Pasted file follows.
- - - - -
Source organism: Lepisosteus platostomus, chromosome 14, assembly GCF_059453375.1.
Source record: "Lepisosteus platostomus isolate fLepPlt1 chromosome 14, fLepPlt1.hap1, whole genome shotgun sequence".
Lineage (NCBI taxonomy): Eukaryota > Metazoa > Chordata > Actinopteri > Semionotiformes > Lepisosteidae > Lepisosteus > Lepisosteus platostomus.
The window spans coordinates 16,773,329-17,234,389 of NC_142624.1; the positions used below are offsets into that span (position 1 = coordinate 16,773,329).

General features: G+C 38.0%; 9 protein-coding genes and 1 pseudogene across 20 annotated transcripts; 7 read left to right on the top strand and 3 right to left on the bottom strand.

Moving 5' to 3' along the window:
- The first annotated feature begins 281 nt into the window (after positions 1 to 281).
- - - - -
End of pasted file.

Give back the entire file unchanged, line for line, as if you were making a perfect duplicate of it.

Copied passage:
Source organism: Lepisosteus platostomus, chromosome 14, assembly GCF_059453375.1.
Source record: "Lepisosteus platostomus isolate fLepPlt1 chromosome 14, fLepPlt1.hap1, whole genome shotgun sequence".
Lineage (NCBI taxonomy): Eukaryota > Metazoa > Chordata > Actinopteri > Semionotiformes > Lepisosteidae > Lepisosteus > Lepisosteus platostomus.
The window spans coordinates 16,773,329-17,234,389 of NC_142624.1; the positions used below are offsets into that span (position 1 = coordinate 16,773,329).

General features: G+C 38.0%; 9 protein-coding genes and 1 pseudogene across 20 annotated transcripts; 7 read left to right on the top strand and 3 right to left on the bottom strand.

Moving 5' to 3' along the window:
- The first annotated feature begins 281 nt into the window (after positions 1 to 281).